Mikayla Stokes


Idealog - - CONTENT -

Mikayla Stokes knows a thing or two about the I nter­net of Things, con­sid­er­ing her pol­lu­tion sen­sor snagged the top fe­male prize i n the ASB Bright Sparks Chal­lenge. But the 15-year- old says there’s still a stigma at­tached to girls get­ting i nto tech that i s hold­ing young women back. Mikayla Stokes was in­spired to cre­ate a pol­lu­tion sen­sor when she was sit­ting out­side a café and no­ticed that ev­ery time a truck or bus drove past, the ex­haust would pol­lute the air.

“I de­cided I wanted to in­ves­ti­gate this prob­lem and see if there was any­thing I could do to fix it.”

Stokes, who is now a Year 11 stu­dent at Auck­land’s Western Springs Col­lege, brought her idea to life for the ASB Bright Sparks Chal­lenge for young sci­ence and tech­nol­ogy en­thu­si­asts, and went on to win the top fe­male award in Novem­ber.

Her in­ven­tion was an “in­ter­net of things” par­tic­u­late pol­lu­tion sen­sor she had de­signed, adapted, pro­grammed, and sol­dered her­self. The de­vice sends live data to an on­line server called Cloudly and tracks par­tic­u­lar trends and pat­terns in pol­lu­tion around Auck­land.

It took more than six mon­th­months to get the cod­ing right so that the sen­sors (placed by the road­side in friends’frien gar­dens) would send the pol­lut­pol­lu­tion read­ings to her lap­top re­li­ably, and Stokes spent large chunks of her school hol­i­days work­ing at the Pho­ton Fac­tory unit at Auck­land Univer­sity with her men­tor Andy Wang to get her prod­uct work­ing.

Stokes' view of tech­nol­ogy and sci­ence has now done a com­plete U-turn, as she is now an as­pir­ing mecha­tron­ics (me­chan­i­cal, elec­tron­ics and soft­ware) en­gi­neer.

But if she hadn’t been forced to go to a VEX Robotics Com­pe­ti­tion by her Dad when she was 12, she may have never wound up tin­ker­ing in tech.

At­tend­ing the event was pun­ish­ment for some long-since-for­got­ten de­meanour at home, and she ini­tially was em­bar­rassed – af­ter all, robotics and lasers were for nerds (like her Dad and her brother). In her mind, it def­i­nitely wasn’t an event for girls.

Stokes was sur­prised to find that al­though there were more males than fe­males at the com­pe­ti­tion, about 25 per­cent of the peo­ple in the room were girls. More im­por­tantly, she found she was en­joy­ing watch­ing the robots com­pete.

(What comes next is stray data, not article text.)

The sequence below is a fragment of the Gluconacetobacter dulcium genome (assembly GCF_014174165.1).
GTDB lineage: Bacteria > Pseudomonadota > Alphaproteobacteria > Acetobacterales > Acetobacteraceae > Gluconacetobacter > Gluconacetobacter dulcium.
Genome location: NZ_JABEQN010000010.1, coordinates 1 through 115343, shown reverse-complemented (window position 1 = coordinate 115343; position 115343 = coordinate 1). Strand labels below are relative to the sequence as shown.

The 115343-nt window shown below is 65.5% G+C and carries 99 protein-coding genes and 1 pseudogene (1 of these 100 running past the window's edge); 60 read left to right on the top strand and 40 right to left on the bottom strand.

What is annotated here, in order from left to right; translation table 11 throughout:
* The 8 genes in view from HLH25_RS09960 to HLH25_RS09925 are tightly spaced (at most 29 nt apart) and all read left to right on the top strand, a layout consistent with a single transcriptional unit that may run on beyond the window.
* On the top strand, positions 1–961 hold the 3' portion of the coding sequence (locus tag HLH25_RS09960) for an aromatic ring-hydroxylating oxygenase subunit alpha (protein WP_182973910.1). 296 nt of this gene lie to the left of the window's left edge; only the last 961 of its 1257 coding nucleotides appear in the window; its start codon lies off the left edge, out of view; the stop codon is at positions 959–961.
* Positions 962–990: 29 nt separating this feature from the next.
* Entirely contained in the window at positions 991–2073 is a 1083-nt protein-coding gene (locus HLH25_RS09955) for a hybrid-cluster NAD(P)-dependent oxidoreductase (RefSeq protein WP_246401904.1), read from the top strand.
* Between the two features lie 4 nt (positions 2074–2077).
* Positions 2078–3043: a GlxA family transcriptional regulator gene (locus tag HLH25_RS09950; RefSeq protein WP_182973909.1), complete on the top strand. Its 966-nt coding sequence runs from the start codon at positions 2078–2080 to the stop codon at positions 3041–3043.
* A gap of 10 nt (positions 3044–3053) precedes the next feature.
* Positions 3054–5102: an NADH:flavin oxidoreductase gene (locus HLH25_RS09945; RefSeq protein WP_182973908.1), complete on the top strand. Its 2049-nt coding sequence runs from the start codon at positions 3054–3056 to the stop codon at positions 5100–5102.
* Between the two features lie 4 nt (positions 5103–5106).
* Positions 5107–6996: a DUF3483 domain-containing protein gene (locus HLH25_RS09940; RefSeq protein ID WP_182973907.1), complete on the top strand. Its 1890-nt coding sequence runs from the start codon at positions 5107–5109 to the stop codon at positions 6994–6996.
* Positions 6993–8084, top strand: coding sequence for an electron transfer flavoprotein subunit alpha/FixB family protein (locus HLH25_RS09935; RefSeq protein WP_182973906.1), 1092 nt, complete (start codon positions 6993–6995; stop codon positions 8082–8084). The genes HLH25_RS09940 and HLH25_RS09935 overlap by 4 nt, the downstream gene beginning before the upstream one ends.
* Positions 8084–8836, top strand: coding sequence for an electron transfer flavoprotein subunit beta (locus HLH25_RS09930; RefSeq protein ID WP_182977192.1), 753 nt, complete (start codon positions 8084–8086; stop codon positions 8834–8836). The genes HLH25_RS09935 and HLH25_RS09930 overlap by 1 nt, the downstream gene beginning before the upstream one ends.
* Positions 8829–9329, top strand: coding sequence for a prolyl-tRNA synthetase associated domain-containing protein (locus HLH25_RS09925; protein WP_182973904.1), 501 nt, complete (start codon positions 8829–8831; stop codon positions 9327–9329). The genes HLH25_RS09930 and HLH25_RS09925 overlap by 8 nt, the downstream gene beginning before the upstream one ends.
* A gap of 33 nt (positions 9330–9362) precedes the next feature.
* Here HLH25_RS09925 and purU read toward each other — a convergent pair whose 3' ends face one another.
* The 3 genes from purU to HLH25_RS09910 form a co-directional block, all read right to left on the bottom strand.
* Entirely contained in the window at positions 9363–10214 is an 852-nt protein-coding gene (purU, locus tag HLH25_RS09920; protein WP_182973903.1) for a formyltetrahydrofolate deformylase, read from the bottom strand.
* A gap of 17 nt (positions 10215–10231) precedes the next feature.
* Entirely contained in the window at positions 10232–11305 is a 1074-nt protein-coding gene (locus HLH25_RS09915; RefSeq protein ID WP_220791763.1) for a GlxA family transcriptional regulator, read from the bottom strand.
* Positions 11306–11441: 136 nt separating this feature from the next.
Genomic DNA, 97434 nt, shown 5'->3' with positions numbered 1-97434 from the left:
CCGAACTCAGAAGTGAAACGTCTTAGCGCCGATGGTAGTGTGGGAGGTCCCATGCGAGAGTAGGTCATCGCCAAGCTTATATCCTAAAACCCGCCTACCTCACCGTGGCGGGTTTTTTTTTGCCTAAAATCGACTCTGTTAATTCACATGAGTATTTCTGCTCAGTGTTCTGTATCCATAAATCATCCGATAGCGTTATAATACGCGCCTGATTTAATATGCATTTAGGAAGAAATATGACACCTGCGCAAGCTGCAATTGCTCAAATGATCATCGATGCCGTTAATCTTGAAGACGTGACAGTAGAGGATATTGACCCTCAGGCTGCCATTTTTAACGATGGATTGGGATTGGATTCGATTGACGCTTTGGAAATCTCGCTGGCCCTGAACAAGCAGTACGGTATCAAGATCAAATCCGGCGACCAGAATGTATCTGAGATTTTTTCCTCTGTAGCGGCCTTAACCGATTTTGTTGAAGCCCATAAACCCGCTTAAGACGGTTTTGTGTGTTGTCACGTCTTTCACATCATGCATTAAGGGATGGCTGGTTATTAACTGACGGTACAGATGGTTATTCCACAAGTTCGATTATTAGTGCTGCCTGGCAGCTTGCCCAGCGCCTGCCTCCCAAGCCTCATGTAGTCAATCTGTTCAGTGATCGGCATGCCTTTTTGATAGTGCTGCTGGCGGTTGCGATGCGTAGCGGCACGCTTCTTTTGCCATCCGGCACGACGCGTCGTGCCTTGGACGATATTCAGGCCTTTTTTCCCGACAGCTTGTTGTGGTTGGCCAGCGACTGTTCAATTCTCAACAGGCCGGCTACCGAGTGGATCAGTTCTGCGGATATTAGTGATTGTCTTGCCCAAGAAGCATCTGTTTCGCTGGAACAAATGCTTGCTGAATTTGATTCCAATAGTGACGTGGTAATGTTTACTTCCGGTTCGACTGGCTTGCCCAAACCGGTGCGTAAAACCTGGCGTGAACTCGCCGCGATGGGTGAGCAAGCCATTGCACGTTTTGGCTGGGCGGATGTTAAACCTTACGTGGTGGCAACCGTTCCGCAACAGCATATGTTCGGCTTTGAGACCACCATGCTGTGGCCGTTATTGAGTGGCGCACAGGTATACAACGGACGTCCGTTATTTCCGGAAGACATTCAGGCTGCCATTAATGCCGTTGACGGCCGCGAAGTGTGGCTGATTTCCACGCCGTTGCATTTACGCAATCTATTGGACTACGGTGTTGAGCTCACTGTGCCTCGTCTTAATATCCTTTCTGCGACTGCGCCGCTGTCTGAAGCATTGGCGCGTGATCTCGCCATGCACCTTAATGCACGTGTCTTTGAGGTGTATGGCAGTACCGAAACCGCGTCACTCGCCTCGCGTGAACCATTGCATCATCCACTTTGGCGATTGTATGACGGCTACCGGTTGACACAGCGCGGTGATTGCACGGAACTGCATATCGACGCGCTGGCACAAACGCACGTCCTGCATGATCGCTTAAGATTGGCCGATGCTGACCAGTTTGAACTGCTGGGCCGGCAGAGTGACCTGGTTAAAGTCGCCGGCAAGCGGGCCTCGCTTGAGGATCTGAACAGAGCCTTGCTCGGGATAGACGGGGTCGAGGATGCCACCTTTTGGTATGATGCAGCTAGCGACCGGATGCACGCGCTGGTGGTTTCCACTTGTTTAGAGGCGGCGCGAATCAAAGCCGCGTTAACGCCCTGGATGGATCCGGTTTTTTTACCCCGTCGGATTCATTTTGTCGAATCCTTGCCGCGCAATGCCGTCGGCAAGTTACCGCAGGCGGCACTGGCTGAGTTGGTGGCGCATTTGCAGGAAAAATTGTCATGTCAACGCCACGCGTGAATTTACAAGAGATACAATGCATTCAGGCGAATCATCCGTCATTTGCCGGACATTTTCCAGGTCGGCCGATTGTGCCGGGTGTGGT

The next time there was a VEX “scrim­mage”, Stokes went along vol­un­tar­ily, with a ro­bot she and her brother built. Soon she be­gan help­ing out with other tech or­gan­i­sa­tions, in­clud­ing chil­dren’s work­shops OMG Tech, in­no­va­tion not-for-profit PDMANZ and Start-Up Week­end. She also joined a women’s tech net­work­ing group She#.

But Stokes says that in the three years since she was in­tro­duced to the world of tech, the stigma sur­round­ing women in tech­nol­ogy is still there.

“It’s hard get­ting my friends to take an in­ter­est in tech-re­lated stuff be­cause it’s in­tim­i­dat­ing. It’s like get­ting into a brand-new sport. Imag­ine there’s an all­boys team and you are the only girl – it’s tough,” she says.

Girls at the tech events she takes part in are of­ten from all-girls schools, she says, and her Western Springs Col­lege friends, while sup­port­ive and ac­cept­ing, aren’t putting their hand up to take part.

Stokes’ ex­pe­ri­ence is backed up by statis­tics from around the world. IT gi­ant Google’s di­ver­sity stats re­leased in July showed only 19 per­cent of the com­pany's tech­ni­cal roles are held by women - a mis­er­able one per­cent in­crease on 2015. At Face­book, the fig­ure is 17 per­cent.

In New Zealand, the July 2016 Ab­so­lute IT Re­mu­ner­a­tion Re­port shows women make up only 21 per­cent of the tech work­force - the same as last year, and up only two per­cent on 2013.

Sci­en­tists like Michelle Dick­in­son are tr ying to lift the pro­file of tech­nol­ogy, but change is slow.

“Michelle has be­come a huge role model for my lit­tle cousin, who’s eight. And Michelle has en­cour­aged me to join She# and help at events like OMG Tech,” Stokes says.

Still, Stokes says it would be great if some of her mates wanted to come along as well.

“My friends think it’s cool that I’m do­ing well, but tech still in­tim­i­dates them. And peo­ple think you have to be re­ally good at maths and sci­ence. But I wasn’t that good at ei­ther when I started.”

She says get­ting in­volved in tech­nol­ogy hasn’t just given her a ca­reer goal, it’s been great for her con­fi­dence too. And she’s met a whole load of in­ter­est­ing peo­ple.

“When I was younger I suf­fered from anx­i­ety and was scared of tr ying new things. Now when I join a new group or meet some­one high up in a tech com­pany I’m say­ing, ‘What’s the worst that can hap­pen?’”

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